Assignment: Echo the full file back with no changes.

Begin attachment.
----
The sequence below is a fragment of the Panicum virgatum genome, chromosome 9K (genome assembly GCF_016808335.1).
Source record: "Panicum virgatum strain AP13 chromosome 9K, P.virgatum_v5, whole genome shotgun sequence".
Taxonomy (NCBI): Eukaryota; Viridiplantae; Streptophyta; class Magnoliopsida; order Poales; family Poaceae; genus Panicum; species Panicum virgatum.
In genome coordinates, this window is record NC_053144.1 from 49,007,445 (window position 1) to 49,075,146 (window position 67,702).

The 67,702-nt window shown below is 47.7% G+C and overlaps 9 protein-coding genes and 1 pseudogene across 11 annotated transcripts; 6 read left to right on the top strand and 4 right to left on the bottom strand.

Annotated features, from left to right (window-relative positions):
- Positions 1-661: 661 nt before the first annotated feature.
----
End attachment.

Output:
The sequence below is a fragment of the Panicum virgatum genome, chromosome 9K (genome assembly GCF_016808335.1).
Source record: "Panicum virgatum strain AP13 chromosome 9K, P.virgatum_v5, whole genome shotgun sequence".
Taxonomy (NCBI): Eukaryota; Viridiplantae; Streptophyta; class Magnoliopsida; order Poales; family Poaceae; genus Panicum; species Panicum virgatum.
In genome coordinates, this window is record NC_053144.1 from 49,007,445 (window position 1) to 49,075,146 (window position 67,702).

The 67,702-nt window shown below is 47.7% G+C and overlaps 9 protein-coding genes and 1 pseudogene across 11 annotated transcripts; 6 read left to right on the top strand and 4 right to left on the bottom strand.

Annotated features, from left to right (window-relative positions):
- Positions 1-661: 661 nt before the first annotated feature.